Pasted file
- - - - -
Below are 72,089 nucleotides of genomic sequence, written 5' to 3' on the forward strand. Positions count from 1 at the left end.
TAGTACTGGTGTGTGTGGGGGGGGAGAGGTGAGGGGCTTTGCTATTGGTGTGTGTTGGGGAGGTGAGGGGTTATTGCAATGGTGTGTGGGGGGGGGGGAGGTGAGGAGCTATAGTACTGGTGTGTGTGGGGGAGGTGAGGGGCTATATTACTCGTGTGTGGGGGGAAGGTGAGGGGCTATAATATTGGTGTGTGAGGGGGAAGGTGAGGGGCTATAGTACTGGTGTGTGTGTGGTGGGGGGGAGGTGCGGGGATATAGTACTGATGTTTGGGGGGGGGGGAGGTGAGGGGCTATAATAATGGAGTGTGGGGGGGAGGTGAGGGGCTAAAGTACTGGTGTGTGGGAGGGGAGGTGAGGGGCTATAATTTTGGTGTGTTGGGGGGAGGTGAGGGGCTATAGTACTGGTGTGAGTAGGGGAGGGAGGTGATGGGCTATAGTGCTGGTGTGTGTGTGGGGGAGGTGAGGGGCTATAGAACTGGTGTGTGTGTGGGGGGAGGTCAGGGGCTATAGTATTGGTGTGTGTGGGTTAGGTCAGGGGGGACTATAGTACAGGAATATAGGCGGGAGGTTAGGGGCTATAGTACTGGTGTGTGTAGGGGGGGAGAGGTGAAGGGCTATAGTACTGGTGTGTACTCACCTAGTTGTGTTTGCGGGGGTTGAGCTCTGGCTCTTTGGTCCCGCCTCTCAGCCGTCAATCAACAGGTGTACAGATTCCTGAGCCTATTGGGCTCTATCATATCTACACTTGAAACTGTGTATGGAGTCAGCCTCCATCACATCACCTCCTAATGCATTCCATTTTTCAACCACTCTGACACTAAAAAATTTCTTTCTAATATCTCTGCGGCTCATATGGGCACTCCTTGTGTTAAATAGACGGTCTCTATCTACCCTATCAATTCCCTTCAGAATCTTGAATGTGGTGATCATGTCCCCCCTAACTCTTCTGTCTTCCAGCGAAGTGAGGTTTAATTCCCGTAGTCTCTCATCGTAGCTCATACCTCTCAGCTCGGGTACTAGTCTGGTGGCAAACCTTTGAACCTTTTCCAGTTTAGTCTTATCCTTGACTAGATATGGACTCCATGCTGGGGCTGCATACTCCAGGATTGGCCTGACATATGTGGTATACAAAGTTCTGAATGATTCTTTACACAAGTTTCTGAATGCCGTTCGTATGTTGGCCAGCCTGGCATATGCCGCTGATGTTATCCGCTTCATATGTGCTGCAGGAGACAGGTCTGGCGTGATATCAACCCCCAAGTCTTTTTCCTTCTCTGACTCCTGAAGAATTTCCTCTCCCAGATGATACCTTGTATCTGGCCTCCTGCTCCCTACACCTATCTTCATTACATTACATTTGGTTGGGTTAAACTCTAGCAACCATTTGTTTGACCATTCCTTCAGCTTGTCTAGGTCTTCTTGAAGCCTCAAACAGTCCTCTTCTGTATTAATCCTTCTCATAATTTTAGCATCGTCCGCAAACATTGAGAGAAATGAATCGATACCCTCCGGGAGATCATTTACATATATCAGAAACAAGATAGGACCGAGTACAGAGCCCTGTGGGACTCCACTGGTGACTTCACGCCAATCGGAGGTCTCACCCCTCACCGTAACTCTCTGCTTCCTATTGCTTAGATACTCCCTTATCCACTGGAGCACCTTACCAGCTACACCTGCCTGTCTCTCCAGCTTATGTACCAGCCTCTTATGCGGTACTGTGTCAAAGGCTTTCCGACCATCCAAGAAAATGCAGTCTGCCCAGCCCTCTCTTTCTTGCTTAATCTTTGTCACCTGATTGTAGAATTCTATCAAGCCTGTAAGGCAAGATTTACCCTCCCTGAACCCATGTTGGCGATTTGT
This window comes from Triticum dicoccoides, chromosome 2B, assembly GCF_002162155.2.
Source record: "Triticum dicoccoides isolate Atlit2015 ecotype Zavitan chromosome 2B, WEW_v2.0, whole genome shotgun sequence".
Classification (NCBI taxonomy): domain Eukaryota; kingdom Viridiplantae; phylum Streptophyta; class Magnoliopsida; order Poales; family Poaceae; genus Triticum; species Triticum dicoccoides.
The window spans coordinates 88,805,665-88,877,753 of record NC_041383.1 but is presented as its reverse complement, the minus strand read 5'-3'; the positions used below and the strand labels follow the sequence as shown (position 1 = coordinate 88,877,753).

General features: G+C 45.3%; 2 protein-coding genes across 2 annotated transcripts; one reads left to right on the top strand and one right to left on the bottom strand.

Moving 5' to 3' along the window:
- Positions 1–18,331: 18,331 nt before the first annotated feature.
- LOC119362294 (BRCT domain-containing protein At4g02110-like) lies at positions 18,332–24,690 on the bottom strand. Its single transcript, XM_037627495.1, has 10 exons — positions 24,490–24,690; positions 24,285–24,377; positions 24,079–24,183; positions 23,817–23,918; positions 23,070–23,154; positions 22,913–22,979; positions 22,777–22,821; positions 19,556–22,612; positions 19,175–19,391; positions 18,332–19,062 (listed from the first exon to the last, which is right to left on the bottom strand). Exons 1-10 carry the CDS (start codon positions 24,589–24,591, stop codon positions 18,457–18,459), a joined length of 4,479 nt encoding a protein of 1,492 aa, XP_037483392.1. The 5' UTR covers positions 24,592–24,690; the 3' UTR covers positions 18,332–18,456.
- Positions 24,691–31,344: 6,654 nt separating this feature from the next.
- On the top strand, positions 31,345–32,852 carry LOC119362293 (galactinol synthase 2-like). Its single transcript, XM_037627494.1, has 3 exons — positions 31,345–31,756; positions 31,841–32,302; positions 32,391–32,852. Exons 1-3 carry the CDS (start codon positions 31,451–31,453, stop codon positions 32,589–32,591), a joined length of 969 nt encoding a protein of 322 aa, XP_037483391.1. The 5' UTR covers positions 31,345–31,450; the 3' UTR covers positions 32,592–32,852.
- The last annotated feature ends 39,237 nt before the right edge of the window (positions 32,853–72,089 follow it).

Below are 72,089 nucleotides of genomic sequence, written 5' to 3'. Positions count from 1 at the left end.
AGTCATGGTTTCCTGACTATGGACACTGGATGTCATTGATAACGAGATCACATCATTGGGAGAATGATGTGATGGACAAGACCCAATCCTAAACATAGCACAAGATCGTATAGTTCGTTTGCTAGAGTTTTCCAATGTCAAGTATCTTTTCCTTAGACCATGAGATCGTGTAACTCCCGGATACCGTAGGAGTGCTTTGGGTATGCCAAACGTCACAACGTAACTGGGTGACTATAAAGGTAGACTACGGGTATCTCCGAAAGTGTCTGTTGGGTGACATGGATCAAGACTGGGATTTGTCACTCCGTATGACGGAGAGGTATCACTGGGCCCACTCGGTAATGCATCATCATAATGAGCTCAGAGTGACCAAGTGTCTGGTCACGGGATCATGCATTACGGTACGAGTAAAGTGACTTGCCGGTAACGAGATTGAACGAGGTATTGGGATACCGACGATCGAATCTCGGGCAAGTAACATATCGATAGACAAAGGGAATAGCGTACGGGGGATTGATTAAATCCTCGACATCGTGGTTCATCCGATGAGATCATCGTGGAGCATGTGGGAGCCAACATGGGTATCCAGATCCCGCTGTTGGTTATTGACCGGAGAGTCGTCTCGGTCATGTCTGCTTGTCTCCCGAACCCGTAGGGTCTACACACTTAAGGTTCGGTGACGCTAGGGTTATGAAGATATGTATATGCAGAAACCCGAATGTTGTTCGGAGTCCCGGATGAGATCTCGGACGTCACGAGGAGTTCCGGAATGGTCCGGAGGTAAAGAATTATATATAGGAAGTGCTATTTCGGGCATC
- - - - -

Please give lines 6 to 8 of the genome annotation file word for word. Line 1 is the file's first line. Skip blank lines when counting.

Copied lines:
The window spans coordinates 88,805,665-88,877,753 of record NC_041383.1 but is presented as its reverse complement, the minus strand read 5'-3'; the positions used below and the strand labels follow the sequence as shown (position 1 = coordinate 88,877,753).

General features: G+C 45.3%; 2 protein-coding genes across 2 annotated transcripts; one reads left to right on the top strand and one right to left on the bottom strand.

Moving 5' to 3' along the window: